The good thing about Urrea’s writing is that he doesn’t write down about these families, and he doesn’t pity them. He treats everyone with equal respect and although their lives may be very very hard, there is no sentimental approach to his descriptions of their day-to-day activities. It’s very neutral and balanced, and I really appreciated that.

So that’s the summer so far… I hope you’re having an awesome summer as well. 🙂

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Swallows and Amazons – Arthur Ransome (1930)

As a child growing up in England, this was a title that I frequently heard about, but I can’t remember if I ever read it or not. If I didn’t, then I should have as it’s one that I would have probably enjoyed: siblings going to camp on a “deserted” island unaccompanied by parental units all having some harmless adventures without any major repercussions. Yes please.

Whether I had read it or not, this time around the read seemed brand new to me. Published in 1930, it’s clearly written in a more innocent time when children go off and have harmless adventures without supervision and if you take it in that spirit, you’ll enjoy this.

It’s a kid’s novel along the same lines as the Adventures of Mallory Towers/Blyton (and their ilk), but this is a slightly more grown up version of life. Set in the Lake District, the narrative revolves around the Swallow family having their holiday on the shores of the lake in Conistan (a real place).

uk-mapFour siblings (very gender-stereotyped but them were the times) find an “uninhabited island” in the middle of the lake and claim it for themselves in a world of Make-Believe. The adults left on shore are “natives” and play a peripheral role for the most part, the oldest boy bosses everyone around, the oldest girl cooks and cleans (!!) and it’s all rather jolly hockey sticks and ginger beer.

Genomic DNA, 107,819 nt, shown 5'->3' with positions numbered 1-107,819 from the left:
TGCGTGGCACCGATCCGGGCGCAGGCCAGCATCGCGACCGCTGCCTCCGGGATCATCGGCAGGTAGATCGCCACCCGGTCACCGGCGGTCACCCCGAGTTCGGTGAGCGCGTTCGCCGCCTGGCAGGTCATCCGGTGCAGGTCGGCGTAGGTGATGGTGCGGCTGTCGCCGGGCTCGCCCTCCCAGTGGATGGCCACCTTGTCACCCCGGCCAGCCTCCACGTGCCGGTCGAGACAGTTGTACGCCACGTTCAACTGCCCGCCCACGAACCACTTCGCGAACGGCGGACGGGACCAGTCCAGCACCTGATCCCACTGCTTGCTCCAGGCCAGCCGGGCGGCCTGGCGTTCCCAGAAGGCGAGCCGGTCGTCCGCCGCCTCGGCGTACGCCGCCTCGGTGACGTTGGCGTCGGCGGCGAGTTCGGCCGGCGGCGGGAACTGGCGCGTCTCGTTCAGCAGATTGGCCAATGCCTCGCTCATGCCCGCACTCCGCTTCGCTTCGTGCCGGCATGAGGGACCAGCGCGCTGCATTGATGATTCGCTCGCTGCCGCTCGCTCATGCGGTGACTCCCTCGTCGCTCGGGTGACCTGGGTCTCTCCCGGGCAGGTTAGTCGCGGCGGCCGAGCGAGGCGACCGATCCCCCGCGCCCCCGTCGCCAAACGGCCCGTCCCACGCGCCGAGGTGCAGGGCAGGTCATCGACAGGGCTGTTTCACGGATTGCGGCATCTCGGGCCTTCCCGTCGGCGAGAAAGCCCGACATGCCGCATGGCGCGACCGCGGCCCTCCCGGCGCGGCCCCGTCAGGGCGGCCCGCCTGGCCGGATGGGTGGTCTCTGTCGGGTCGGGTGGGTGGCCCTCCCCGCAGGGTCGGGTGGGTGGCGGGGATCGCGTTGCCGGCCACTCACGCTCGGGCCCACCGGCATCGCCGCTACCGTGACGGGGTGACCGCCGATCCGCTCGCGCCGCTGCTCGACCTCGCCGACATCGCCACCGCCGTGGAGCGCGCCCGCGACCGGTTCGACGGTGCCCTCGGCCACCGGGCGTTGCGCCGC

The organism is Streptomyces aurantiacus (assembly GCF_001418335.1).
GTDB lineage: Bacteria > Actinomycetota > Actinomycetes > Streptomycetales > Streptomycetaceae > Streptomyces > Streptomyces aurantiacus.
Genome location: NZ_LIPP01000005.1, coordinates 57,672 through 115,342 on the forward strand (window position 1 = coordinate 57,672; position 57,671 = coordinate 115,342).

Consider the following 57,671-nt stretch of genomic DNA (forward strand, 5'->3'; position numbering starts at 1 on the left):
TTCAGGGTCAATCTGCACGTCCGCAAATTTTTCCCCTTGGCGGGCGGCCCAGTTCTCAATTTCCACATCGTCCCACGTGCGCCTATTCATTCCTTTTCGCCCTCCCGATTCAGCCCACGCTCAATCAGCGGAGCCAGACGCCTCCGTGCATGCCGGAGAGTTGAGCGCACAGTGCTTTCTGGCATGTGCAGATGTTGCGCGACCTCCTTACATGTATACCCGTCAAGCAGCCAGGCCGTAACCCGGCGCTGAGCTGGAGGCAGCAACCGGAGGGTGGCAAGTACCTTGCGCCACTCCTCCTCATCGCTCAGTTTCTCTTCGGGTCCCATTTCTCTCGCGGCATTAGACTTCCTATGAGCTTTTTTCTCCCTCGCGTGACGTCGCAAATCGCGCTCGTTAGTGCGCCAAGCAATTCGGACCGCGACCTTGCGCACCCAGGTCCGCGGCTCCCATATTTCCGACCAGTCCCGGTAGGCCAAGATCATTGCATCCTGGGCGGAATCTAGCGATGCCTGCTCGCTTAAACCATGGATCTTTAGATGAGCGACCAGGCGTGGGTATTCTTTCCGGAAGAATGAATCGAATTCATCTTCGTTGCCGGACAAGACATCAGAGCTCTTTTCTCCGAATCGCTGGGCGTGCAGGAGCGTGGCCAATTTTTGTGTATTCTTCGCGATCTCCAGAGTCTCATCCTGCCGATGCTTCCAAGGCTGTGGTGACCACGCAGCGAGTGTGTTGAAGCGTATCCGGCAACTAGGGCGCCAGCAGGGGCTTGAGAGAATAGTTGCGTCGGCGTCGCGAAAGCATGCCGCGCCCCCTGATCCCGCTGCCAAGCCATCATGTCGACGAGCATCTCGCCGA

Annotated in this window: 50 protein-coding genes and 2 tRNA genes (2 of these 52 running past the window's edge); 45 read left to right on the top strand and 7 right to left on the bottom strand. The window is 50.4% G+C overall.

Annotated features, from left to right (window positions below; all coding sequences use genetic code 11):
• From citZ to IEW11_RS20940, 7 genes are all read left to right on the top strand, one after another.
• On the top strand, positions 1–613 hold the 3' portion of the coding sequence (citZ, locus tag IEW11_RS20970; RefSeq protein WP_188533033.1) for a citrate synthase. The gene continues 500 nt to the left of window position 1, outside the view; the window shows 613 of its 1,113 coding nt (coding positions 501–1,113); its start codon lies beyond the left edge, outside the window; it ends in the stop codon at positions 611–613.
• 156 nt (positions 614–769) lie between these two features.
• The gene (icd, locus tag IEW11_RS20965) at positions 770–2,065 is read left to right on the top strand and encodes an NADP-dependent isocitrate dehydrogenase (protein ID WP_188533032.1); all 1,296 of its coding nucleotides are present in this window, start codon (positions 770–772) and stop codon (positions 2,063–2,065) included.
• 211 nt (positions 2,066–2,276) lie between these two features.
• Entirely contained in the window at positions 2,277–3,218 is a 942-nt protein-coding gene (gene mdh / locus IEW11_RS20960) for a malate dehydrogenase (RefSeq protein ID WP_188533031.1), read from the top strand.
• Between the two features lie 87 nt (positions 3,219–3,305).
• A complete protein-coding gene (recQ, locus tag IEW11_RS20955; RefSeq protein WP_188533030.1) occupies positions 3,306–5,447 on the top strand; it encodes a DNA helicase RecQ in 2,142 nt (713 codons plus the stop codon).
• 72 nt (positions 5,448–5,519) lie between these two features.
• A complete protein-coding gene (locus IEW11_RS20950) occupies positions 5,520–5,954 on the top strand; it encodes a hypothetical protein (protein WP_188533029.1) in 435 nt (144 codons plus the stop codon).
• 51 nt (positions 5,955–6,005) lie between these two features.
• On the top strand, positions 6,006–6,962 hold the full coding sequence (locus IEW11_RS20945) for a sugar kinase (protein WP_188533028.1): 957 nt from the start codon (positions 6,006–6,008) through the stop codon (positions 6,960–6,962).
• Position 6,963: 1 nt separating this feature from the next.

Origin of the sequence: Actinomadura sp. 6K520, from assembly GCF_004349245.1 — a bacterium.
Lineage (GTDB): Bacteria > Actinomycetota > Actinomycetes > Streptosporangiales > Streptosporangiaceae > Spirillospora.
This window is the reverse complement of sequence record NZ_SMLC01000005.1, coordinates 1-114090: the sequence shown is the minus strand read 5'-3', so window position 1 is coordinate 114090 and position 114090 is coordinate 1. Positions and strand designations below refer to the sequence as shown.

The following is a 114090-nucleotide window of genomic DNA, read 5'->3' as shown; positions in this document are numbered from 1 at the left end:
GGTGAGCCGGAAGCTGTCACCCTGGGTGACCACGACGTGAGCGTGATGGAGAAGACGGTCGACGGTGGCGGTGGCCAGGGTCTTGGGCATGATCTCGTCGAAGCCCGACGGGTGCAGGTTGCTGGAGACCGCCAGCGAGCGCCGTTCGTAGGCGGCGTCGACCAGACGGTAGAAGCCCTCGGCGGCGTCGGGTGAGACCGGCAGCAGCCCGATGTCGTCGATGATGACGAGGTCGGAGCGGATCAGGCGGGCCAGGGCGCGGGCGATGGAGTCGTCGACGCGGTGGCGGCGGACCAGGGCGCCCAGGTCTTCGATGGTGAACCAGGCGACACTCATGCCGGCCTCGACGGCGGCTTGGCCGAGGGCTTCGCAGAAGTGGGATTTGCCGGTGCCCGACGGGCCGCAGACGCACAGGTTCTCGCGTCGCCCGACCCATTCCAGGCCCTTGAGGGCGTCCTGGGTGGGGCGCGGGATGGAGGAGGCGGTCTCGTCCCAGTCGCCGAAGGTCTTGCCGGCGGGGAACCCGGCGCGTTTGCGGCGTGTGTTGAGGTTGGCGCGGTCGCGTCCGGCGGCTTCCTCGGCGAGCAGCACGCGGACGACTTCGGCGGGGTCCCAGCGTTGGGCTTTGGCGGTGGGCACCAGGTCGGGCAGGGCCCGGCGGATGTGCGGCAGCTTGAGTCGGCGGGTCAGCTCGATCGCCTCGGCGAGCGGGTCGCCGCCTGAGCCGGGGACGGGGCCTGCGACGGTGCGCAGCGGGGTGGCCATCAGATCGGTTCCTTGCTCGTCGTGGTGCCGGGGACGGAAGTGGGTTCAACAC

The adventure ensues when another family’s kids also end up “discovering and claiming” the island – they of the Amazon clan in the title – and so it turns into a very tame gang war complete with a potential pirate in the mix. It’s a fairly straight-forward goodies/baddies set up, although the two rival groups of kids do end up collaborating against a common enemy (who isn’t that bad in the end), and it runs along the lines of a Scooby Doo episode but with more kids.

One thing that I was impressed with was how familiar Ransome assumed his readers would be with the sailing terms. It’s packed with these suckers, and since I have less-than-zero sailing experience myself, it was a bit mystifying at the start. However, sailing or no sailing, you can still keep up with the story itself and it all sorts itself out in the end. Just know that there are a LOT of nautical terms to keep up with.

I made a list of the ones that I remember, just to give you the scope of things:

  • “careen” the boat
  • Ballast
  • Aft/fore
  • Stern
  • Painter (something that was attached to the boat and was fastened to a tree)
  • Gunwale
  • Thwarts (a thing on the boat, not a verb)
  • Starboard
  • Foredeck
  • Let out a “reef in sail”
  • Broadside
  • Windward side
  • Sailing “close-hauled”
  • Halyards
  • On the “port tack”
  • Yaw
  • “Following wind”
  • Boat’s “forefoot”
  • Lee of an island

I have a passing knowledge of some of these terms (thanks to Star Trek mostly :-)), but it’s interesting to me that Ransome could assume that most of his readers would already have this sailing knowledge. Perhaps kids did back then? I’ll have to check with my mum.

So, a fun read and a journey back to simpler times (at least it seems to me).